While well-maintained fences go hand in hand with the idea of prosperity and dreams fulfilled, off balance posts and squeaking fence gates are more reminiscent of nightmares and classic horror movies. Instead of adding beauty and value to a home, fences and gates that are not taken care of actually do the opposite.
Fence gates are frequently subject to more wear and tear than the rest of the fence. A fresh coat of paint is often all you need to breathe new life into posts and pickets. Extra care and attention might be needed, however, to optimize the form and function of a fence gate that's seen better days.
To make sure that your fence gate is performing its best, it might be necessary to repair or replace your gate hardware. Though security gates and automated gates can get rather sophisticated, most gate hardware is pretty easy to fix and repair. The best part about it, however, is the price of the material and the quickness with which it can be installed. Unless you absolutely must have something rare or extravagant (say, an authentic 16th century latch), replacing gate hardware could possibly be the most inexpensive home improvement project you can do in an afternoon to make a noticeable impact on your property.
The job that your particular gate is intended to perform could make a difference in how you fix it, or what you replace it with. If the wrong type of gate was already in place, it could be one of the reasons it has problems to begin with.
A gate is more stable in its locked position, so it matters less what a fence gate is made of if it is used infrequently. A gate that is used often, on the other hand, needs to fit what it is supported by. Stone or metal should ideally support a heavy hardwood or iron gate. The weight of these types of gates could be too much when secured in something like soft pine.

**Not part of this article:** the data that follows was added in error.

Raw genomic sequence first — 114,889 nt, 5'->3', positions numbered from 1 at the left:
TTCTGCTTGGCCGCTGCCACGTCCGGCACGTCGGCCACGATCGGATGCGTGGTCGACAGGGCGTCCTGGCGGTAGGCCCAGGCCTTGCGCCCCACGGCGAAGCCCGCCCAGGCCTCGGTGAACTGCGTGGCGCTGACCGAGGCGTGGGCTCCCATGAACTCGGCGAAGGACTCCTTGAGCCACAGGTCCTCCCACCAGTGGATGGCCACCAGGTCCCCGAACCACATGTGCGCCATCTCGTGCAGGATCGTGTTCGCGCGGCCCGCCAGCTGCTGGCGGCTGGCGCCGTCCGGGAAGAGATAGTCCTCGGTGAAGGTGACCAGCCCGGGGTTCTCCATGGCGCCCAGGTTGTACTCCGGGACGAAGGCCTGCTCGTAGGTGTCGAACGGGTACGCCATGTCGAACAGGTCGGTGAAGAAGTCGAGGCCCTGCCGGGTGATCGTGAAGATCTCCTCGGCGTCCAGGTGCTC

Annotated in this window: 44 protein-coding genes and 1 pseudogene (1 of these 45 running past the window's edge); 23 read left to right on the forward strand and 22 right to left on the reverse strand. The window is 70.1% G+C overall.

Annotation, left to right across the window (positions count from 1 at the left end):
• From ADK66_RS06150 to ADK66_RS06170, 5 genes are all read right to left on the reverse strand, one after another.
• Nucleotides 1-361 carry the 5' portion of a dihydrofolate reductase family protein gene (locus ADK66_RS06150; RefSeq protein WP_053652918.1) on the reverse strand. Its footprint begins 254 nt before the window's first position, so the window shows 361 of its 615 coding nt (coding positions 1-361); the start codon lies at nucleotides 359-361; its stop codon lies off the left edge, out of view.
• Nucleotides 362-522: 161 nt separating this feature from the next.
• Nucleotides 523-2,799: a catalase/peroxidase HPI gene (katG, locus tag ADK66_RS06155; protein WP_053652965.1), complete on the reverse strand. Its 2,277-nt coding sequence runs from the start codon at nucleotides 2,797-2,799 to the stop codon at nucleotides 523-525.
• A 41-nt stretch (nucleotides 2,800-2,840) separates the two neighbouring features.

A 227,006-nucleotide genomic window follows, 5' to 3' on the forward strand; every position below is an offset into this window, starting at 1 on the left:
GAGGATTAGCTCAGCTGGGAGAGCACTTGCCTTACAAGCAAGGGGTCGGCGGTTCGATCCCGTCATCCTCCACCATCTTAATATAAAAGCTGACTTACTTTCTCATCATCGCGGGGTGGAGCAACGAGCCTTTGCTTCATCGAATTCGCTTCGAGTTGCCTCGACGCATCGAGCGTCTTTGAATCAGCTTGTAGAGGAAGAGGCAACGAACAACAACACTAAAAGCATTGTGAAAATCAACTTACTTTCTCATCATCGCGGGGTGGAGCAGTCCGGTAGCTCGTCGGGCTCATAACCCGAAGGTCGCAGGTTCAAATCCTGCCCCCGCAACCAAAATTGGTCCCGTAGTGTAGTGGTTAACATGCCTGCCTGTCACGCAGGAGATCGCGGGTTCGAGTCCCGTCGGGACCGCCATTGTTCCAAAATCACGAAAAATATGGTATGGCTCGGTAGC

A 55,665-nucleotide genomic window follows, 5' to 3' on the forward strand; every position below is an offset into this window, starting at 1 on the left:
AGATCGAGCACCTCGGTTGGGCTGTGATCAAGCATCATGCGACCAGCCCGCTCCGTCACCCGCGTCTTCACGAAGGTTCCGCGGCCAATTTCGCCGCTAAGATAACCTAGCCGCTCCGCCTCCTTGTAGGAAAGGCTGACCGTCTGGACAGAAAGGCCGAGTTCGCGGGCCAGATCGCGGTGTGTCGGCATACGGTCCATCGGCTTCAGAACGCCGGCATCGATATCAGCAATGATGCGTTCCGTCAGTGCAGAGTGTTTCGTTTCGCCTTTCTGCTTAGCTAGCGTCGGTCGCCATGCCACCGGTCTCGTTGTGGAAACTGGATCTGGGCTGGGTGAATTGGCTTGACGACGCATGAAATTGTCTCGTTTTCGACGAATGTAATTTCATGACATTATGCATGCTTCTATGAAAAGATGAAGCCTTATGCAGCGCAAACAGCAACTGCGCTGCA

Gates that stick or scrape are very common. Many times the problem can be solved with new hardware or an adjustment to the existing hardware. The longer these problems are left unchecked, though, the more likely it will be that the gate itself will be damaged.
While some garden gates are entrances to actual gardens, the term often describes a gate that is short in stature. Garden gates can be seen, however, on fences and walls that tower over them as well as those that match their height.
A short gate might keep some critters (or kids) in or out of a specified area, but they are often more decorative than they are about function. Sometimes, garden gates can be attached to nothing at all! They are installed between plants or shrubs and attached to no fence or wall; they're just a gate, and two posts (one with hinges, and one with a latch). Because of their size and sometimes freestanding nature, a garden gate is a good choice for homeowners who want a decorative iron or wood entry gate, but don't want to spend a lot of money on a wall or fence.